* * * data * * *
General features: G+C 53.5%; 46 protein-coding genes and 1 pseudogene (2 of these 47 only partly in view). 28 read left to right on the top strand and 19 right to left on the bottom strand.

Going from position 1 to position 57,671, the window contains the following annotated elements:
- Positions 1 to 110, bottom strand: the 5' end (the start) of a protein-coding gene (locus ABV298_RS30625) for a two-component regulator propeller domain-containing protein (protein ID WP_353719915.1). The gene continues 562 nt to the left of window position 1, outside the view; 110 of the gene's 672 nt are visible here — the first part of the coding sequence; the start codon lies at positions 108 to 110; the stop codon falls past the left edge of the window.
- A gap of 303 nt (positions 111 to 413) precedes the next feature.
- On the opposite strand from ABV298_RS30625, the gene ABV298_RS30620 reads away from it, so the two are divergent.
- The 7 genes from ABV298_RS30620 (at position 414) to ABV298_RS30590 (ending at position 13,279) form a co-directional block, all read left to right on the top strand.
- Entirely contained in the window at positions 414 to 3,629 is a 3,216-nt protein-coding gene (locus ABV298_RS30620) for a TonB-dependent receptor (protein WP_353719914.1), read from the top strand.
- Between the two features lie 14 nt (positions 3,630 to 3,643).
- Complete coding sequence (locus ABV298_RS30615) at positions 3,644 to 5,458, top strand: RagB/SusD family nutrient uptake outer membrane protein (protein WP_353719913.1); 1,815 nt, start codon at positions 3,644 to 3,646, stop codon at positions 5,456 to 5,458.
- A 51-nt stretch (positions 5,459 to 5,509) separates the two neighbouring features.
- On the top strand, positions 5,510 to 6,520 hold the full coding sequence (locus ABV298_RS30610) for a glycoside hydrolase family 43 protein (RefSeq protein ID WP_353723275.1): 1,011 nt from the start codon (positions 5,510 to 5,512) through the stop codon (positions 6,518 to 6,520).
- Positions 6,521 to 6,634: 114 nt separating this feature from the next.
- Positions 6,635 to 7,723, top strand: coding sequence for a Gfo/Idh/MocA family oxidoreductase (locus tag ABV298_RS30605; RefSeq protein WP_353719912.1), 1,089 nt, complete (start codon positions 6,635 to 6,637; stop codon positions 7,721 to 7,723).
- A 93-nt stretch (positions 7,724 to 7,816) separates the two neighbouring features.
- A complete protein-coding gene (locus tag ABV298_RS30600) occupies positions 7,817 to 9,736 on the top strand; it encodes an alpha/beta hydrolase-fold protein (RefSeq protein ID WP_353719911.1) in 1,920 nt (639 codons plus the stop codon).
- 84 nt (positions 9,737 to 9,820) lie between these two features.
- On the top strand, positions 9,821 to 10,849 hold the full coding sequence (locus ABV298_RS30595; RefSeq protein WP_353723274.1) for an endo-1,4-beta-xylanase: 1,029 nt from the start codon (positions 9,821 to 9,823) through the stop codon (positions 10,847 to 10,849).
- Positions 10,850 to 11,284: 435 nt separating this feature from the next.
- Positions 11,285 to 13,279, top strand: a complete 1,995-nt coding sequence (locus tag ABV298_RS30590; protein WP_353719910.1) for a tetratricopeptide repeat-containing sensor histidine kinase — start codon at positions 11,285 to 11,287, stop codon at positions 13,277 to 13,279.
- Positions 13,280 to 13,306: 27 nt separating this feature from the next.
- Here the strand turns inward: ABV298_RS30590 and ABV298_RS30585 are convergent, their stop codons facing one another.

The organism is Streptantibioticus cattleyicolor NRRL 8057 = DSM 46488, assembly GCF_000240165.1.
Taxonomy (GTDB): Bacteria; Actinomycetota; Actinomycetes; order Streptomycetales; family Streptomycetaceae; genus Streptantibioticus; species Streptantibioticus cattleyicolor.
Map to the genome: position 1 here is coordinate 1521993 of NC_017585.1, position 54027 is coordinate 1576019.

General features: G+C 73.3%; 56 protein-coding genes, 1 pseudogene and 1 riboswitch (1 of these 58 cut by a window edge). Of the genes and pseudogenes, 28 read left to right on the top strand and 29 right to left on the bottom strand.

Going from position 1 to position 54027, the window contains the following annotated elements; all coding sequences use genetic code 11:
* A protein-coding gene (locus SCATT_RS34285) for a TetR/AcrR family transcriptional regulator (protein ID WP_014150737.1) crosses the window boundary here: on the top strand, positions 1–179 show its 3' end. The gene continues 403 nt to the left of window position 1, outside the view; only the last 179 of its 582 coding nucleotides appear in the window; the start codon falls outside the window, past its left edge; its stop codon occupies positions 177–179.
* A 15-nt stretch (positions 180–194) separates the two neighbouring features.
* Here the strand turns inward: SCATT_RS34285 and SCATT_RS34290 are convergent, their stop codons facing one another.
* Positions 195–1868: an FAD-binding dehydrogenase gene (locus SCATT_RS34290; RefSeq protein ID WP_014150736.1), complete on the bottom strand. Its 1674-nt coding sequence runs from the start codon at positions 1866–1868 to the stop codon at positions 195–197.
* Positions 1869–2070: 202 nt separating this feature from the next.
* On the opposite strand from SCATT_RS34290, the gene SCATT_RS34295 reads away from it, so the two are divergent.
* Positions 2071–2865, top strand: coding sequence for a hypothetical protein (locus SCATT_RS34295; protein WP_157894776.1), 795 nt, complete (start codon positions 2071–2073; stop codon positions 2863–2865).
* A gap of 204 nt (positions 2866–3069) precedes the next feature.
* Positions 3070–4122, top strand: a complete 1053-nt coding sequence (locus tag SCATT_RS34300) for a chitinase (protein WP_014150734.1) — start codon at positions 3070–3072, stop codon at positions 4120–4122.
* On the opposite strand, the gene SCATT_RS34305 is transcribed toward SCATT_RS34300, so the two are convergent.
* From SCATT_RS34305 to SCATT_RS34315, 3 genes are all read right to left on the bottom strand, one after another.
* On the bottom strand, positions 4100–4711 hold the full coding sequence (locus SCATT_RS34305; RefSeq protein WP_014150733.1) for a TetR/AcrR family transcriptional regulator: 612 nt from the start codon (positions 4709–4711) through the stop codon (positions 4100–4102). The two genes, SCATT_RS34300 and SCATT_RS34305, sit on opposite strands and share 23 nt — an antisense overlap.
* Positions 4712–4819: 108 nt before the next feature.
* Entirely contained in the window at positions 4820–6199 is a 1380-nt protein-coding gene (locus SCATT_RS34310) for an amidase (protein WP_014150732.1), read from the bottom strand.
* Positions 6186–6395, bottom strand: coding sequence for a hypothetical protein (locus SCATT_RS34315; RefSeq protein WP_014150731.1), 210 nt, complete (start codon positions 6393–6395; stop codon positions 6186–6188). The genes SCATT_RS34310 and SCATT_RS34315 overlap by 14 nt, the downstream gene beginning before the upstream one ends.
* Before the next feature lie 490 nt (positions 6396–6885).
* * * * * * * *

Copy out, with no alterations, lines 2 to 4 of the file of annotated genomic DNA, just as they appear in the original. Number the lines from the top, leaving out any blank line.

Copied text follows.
Going from position 1 to position 57,671, the window contains the following annotated elements:
- Positions 1 to 110, bottom strand: the 5' end (the start) of a protein-coding gene (locus ABV298_RS30625) for a two-component regulator propeller domain-containing protein (protein ID WP_353719915.1). The gene continues 562 nt to the left of window position 1, outside the view; 110 of the gene's 672 nt are visible here — the first part of the coding sequence; the start codon lies at positions 108 to 110; the stop codon falls past the left edge of the window.
- A gap of 303 nt (positions 111 to 413) precedes the next feature.